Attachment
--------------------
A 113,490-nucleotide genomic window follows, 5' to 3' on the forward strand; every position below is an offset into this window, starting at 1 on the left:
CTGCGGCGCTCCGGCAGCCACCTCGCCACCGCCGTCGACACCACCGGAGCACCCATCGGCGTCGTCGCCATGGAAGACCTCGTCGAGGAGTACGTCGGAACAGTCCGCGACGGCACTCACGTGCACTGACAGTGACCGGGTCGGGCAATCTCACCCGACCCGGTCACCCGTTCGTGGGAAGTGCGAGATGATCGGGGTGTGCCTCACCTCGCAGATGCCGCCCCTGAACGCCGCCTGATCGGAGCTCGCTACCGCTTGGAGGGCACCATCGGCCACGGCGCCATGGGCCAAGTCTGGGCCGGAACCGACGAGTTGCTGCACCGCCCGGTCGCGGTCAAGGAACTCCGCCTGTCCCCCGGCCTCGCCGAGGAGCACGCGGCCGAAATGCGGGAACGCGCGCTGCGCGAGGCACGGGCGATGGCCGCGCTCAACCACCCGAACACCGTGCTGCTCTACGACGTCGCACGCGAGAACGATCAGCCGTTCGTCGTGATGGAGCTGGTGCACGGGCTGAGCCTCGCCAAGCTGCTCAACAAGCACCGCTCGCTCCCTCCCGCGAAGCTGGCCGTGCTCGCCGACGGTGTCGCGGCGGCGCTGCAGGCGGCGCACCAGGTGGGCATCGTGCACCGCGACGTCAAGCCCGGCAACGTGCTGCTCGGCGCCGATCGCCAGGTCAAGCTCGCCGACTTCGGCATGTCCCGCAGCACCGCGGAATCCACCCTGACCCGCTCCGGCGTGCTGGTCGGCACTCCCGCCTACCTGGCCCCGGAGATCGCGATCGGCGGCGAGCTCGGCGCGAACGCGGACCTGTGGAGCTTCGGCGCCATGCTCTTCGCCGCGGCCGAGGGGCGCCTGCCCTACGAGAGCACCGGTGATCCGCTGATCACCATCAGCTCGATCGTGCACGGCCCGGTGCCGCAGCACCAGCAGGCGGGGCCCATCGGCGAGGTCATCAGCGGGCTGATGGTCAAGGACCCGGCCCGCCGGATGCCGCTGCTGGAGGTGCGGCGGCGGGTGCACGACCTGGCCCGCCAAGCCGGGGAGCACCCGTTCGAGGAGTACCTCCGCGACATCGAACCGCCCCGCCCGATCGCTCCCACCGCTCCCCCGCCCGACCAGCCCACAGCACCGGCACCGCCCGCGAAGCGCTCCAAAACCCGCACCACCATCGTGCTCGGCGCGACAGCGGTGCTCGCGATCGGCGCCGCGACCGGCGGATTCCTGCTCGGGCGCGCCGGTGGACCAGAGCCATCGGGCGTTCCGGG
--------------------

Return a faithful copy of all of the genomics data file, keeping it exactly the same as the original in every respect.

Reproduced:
A 113,490-nucleotide genomic window follows, 5' to 3' on the forward strand; every position below is an offset into this window, starting at 1 on the left:
CTGCGGCGCTCCGGCAGCCACCTCGCCACCGCCGTCGACACCACCGGAGCACCCATCGGCGTCGTCGCCATGGAAGACCTCGTCGAGGAGTACGTCGGAACAGTCCGCGACGGCACTCACGTGCACTGACAGTGACCGGGTCGGGCAATCTCACCCGACCCGGTCACCCGTTCGTGGGAAGTGCGAGATGATCGGGGTGTGCCTCACCTCGCAGATGCCGCCCCTGAACGCCGCCTGATCGGAGCTCGCTACCGCTTGGAGGGCACCATCGGCCACGGCGCCATGGGCCAAGTCTGGGCCGGAACCGACGAGTTGCTGCACCGCCCGGTCGCGGTCAAGGAACTCCGCCTGTCCCCCGGCCTCGCCGAGGAGCACGCGGCCGAAATGCGGGAACGCGCGCTGCGCGAGGCACGGGCGATGGCCGCGCTCAACCACCCGAACACCGTGCTGCTCTACGACGTCGCACGCGAGAACGATCAGCCGTTCGTCGTGATGGAGCTGGTGCACGGGCTGAGCCTCGCCAAGCTGCTCAACAAGCACCGCTCGCTCCCTCCCGCGAAGCTGGCCGTGCTCGCCGACGGTGTCGCGGCGGCGCTGCAGGCGGCGCACCAGGTGGGCATCGTGCACCGCGACGTCAAGCCCGGCAACGTGCTGCTCGGCGCCGATCGCCAGGTCAAGCTCGCCGACTTCGGCATGTCCCGCAGCACCGCGGAATCCACCCTGACCCGCTCCGGCGTGCTGGTCGGCACTCCCGCCTACCTGGCCCCGGAGATCGCGATCGGCGGCGAGCTCGGCGCGAACGCGGACCTGTGGAGCTTCGGCGCCATGCTCTTCGCCGCGGCCGAGGGGCGCCTGCCCTACGAGAGCACCGGTGATCCGCTGATCACCATCAGCTCGATCGTGCACGGCCCGGTGCCGCAGCACCAGCAGGCGGGGCCCATCGGCGAGGTCATCAGCGGGCTGATGGTCAAGGACCCGGCCCGCCGGATGCCGCTGCTGGAGGTGCGGCGGCGGGTGCACGACCTGGCCCGCCAAGCCGGGGAGCACCCGTTCGAGGAGTACCTCCGCGACATCGAACCGCCCCGCCCGATCGCTCCCACCGCTCCCCCGCCCGACCAGCCCACAGCACCGGCACCGCCCGCGAAGCGCTCCAAAACCCGCACCACCATCGTGCTCGGCGCGACAGCGGTGCTCGCGATCGGCGCCGCGACCGGCGGATTCCTGCTCGGGCGCGCCGGTGGACCAGAGCCATCGGGCGTTCCGGG